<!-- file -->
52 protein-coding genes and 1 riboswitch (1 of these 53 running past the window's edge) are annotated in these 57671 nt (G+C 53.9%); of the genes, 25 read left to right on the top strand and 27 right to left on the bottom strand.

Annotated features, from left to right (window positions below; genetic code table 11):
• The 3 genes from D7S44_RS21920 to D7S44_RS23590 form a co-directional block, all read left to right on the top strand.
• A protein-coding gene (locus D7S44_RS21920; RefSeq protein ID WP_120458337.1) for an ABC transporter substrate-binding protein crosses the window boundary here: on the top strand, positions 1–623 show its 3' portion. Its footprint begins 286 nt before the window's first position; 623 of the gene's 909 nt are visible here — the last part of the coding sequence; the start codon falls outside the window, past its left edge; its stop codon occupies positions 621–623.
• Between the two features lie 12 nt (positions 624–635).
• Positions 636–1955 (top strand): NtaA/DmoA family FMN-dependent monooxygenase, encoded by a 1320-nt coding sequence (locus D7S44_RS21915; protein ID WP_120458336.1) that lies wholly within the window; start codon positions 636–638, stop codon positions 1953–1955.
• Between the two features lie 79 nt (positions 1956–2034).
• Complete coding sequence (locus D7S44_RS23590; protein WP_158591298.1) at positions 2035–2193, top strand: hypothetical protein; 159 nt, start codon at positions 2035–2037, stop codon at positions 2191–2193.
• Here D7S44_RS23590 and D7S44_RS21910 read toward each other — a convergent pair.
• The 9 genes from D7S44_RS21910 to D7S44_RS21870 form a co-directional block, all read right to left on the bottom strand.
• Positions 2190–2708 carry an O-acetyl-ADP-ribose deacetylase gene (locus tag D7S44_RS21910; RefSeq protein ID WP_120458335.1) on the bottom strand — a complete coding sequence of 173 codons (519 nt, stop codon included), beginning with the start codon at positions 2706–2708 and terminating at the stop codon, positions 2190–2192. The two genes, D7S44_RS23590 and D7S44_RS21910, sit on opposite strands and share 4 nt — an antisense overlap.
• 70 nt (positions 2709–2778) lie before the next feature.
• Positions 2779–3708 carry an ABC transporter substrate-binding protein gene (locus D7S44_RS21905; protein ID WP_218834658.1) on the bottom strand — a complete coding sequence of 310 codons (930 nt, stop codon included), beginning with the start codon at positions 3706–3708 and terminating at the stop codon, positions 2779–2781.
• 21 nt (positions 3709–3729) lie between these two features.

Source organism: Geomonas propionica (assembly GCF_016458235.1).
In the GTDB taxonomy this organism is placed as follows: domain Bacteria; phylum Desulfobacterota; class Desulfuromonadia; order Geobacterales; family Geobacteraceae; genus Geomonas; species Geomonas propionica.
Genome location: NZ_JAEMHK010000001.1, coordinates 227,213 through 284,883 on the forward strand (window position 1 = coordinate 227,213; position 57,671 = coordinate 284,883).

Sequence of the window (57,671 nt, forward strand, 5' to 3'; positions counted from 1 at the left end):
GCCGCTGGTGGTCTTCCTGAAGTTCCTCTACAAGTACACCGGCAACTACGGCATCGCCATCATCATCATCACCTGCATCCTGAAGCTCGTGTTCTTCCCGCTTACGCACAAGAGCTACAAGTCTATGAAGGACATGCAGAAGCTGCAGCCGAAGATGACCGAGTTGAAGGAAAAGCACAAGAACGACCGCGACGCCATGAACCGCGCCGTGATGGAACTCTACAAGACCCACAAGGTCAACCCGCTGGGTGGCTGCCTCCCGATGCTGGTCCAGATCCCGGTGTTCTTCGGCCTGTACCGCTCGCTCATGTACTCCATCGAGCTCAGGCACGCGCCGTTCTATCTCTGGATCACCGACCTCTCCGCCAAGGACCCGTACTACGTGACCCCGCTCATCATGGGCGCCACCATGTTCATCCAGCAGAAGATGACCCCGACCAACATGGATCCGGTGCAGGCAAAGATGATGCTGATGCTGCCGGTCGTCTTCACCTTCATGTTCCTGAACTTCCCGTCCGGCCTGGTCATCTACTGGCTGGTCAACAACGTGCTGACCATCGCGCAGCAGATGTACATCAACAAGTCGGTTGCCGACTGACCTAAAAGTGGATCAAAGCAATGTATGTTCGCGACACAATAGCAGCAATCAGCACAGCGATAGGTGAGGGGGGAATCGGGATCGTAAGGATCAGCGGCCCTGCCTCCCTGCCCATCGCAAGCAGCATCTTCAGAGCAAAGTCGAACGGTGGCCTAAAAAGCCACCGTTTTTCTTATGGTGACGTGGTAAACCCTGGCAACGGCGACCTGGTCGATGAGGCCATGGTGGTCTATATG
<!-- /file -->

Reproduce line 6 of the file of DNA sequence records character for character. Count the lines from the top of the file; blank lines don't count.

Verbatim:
• Positions 636–1955 (top strand): NtaA/DmoA family FMN-dependent monooxygenase, encoded by a 1320-nt coding sequence (locus D7S44_RS21915; protein ID WP_120458336.1) that lies wholly within the window; start codon positions 636–638, stop codon positions 1953–1955.